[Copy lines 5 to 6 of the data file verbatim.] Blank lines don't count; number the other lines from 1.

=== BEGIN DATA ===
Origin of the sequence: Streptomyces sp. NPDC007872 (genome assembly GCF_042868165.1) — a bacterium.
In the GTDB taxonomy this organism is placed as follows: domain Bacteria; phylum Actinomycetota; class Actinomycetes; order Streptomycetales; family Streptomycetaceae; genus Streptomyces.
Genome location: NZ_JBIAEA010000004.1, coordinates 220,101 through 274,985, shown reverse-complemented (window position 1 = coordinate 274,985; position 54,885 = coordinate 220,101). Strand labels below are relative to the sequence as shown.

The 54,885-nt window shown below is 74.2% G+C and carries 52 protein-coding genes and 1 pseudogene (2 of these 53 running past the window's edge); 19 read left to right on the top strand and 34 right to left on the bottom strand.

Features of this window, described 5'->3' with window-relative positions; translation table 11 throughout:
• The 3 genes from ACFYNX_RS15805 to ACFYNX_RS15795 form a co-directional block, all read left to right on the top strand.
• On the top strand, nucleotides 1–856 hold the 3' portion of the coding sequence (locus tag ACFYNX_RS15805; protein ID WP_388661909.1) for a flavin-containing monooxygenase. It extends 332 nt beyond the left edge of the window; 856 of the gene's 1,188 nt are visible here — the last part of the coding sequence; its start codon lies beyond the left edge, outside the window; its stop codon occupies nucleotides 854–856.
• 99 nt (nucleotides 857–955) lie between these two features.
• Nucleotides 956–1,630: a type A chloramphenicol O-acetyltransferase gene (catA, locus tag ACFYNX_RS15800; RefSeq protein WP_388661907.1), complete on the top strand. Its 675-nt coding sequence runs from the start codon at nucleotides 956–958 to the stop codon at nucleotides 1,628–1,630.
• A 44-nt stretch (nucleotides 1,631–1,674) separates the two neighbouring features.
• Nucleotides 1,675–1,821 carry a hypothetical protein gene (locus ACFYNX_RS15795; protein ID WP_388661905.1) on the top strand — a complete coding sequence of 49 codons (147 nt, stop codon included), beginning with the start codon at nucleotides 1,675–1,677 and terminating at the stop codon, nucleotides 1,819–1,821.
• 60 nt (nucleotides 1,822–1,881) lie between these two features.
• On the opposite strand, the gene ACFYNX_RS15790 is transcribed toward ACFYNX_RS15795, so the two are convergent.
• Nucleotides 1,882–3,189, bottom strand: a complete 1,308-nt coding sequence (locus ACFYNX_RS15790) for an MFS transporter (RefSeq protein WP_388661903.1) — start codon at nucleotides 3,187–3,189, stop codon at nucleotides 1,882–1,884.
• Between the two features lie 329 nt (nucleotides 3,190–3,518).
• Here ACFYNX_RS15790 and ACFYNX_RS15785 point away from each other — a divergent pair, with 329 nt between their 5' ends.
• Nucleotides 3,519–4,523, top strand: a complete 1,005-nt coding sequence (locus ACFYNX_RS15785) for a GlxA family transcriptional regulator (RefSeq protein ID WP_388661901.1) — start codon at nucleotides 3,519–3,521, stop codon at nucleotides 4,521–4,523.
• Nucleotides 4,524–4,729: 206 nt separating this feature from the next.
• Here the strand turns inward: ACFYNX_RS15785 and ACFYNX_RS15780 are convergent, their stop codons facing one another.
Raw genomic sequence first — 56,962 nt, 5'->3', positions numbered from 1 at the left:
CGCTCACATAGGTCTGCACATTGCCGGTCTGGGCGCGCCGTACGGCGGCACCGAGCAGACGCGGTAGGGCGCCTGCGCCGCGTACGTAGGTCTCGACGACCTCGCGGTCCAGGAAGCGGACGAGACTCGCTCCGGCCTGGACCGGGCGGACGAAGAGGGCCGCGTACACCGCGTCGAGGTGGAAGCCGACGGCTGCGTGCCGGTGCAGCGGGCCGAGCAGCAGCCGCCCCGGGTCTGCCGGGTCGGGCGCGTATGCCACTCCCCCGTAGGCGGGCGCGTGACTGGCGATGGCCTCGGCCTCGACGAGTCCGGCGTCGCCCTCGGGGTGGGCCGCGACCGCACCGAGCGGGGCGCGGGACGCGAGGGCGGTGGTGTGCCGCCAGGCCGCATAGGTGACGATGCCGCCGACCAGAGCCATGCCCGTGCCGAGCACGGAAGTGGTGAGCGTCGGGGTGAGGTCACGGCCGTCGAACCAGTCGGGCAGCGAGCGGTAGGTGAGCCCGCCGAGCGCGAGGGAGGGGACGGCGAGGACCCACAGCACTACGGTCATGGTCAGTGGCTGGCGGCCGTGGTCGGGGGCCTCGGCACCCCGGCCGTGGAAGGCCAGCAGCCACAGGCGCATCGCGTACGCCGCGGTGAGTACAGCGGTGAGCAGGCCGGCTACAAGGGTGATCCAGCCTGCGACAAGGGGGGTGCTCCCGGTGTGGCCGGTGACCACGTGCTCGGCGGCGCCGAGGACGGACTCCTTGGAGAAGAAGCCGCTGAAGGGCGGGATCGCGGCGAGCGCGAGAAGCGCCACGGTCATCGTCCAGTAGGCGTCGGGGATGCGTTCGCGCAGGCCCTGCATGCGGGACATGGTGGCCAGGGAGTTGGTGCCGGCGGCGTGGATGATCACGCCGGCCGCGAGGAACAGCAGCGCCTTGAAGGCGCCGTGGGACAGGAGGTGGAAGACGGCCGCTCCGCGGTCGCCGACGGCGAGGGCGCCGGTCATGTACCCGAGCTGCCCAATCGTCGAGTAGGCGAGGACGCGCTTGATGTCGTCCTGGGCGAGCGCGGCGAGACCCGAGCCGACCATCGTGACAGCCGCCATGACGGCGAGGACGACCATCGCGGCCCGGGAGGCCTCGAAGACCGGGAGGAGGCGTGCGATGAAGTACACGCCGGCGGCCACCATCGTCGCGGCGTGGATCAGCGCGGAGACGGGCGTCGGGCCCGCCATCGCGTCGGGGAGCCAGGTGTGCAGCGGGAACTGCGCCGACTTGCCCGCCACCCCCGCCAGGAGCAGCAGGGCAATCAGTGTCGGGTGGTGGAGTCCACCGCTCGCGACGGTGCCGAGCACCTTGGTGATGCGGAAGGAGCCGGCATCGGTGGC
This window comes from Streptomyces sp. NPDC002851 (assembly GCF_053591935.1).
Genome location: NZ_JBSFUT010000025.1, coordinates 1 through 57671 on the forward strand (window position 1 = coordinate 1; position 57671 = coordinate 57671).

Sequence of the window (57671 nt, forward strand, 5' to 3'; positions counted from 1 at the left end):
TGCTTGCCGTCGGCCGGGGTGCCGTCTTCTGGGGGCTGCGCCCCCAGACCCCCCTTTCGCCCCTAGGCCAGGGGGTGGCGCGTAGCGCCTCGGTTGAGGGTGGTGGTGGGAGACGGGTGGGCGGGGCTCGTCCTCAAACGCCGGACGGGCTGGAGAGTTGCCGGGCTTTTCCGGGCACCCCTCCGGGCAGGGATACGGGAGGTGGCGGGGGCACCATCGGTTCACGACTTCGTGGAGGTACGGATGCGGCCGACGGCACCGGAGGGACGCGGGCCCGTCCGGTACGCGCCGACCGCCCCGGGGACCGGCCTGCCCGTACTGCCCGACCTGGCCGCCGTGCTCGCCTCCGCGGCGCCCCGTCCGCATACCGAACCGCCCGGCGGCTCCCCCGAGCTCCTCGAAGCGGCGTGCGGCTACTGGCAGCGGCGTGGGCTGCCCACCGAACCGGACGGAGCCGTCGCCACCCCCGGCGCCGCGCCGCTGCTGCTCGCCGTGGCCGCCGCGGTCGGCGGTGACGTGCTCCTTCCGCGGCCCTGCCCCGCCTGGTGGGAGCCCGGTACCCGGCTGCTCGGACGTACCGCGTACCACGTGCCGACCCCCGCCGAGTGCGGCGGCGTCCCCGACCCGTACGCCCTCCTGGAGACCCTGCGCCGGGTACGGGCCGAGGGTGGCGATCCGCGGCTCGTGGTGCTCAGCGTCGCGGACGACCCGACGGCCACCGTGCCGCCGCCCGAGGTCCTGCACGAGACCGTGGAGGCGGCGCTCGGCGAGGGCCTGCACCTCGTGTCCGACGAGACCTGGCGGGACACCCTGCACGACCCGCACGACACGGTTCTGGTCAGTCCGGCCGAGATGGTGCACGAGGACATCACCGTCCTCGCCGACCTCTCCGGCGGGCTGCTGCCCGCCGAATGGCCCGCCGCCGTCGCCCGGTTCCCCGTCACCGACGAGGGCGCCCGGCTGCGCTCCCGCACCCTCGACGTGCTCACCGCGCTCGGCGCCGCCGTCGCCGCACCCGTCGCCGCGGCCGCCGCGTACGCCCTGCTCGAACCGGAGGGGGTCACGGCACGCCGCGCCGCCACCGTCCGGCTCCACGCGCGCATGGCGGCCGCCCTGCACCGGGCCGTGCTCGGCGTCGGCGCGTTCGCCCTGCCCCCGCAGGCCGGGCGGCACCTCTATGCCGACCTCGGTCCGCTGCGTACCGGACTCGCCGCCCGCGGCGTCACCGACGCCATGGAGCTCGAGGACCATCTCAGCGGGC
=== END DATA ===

Features of this window, described 5'->3' with window-relative positions; translation table 11 throughout:
• The 3 genes from ACFYNX_RS15805 to ACFYNX_RS15795 form a co-directional block, all read left to right on the top strand.